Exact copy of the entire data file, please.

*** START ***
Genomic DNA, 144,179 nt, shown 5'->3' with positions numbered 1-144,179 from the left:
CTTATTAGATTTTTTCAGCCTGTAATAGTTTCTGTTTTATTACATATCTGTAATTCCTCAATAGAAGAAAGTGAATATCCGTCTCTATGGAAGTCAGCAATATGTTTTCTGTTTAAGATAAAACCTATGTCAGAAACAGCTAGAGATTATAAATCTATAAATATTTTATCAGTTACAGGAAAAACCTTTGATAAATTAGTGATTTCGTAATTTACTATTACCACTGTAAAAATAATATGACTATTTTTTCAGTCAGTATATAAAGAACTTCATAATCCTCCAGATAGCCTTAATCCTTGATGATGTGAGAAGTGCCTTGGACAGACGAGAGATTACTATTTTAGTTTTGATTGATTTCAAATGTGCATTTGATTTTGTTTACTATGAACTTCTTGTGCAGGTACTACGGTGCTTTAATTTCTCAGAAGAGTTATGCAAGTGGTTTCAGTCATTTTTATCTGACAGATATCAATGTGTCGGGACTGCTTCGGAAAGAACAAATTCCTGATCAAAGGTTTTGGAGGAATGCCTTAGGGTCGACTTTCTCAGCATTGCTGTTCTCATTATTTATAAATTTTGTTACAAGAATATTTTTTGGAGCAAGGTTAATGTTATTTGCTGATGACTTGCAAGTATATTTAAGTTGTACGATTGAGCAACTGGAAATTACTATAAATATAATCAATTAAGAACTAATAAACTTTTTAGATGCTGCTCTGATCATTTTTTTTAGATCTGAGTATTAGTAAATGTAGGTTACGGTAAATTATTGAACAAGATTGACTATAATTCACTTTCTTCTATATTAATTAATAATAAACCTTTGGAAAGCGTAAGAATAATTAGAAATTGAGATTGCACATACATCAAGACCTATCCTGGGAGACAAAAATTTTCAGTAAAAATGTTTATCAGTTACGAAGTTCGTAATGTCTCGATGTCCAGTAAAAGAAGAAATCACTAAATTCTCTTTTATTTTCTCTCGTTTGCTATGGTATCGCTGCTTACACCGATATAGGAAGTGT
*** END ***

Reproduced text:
Genomic DNA, 144,179 nt, shown 5'->3' with positions numbered 1-144,179 from the left:
CTTATTAGATTTTTTCAGCCTGTAATAGTTTCTGTTTTATTACATATCTGTAATTCCTCAATAGAAGAAAGTGAATATCCGTCTCTATGGAAGTCAGCAATATGTTTTCTGTTTAAGATAAAACCTATGTCAGAAACAGCTAGAGATTATAAATCTATAAATATTTTATCAGTTACAGGAAAAACCTTTGATAAATTAGTGATTTCGTAATTTACTATTACCACTGTAAAAATAATATGACTATTTTTTCAGTCAGTATATAAAGAACTTCATAATCCTCCAGATAGCCTTAATCCTTGATGATGTGAGAAGTGCCTTGGACAGACGAGAGATTACTATTTTAGTTTTGATTGATTTCAAATGTGCATTTGATTTTGTTTACTATGAACTTCTTGTGCAGGTACTACGGTGCTTTAATTTCTCAGAAGAGTTATGCAAGTGGTTTCAGTCATTTTTATCTGACAGATATCAATGTGTCGGGACTGCTTCGGAAAGAACAAATTCCTGATCAAAGGTTTTGGAGGAATGCCTTAGGGTCGACTTTCTCAGCATTGCTGTTCTCATTATTTATAAATTTTGTTACAAGAATATTTTTTGGAGCAAGGTTAATGTTATTTGCTGATGACTTGCAAGTATATTTAAGTTGTACGATTGAGCAACTGGAAATTACTATAAATATAATCAATTAAGAACTAATAAACTTTTTAGATGCTGCTCTGATCATTTTTTTTAGATCTGAGTATTAGTAAATGTAGGTTACGGTAAATTATTGAACAAGATTGACTATAATTCACTTTCTTCTATATTAATTAATAATAAACCTTTGGAAAGCGTAAGAATAATTAGAAATTGAGATTGCACATACATCAAGACCTATCCTGGGAGACAAAAATTTTCAGTAAAAATGTTTATCAGTTACGAAGTTCGTAATGTCTCGATGTCCAGTAAAAGAAGAAATCACTAAATTCTCTTTTATTTTCTCTCGTTTGCTATGGTATCGCTGCTTACACCGATATAGGAAGTGT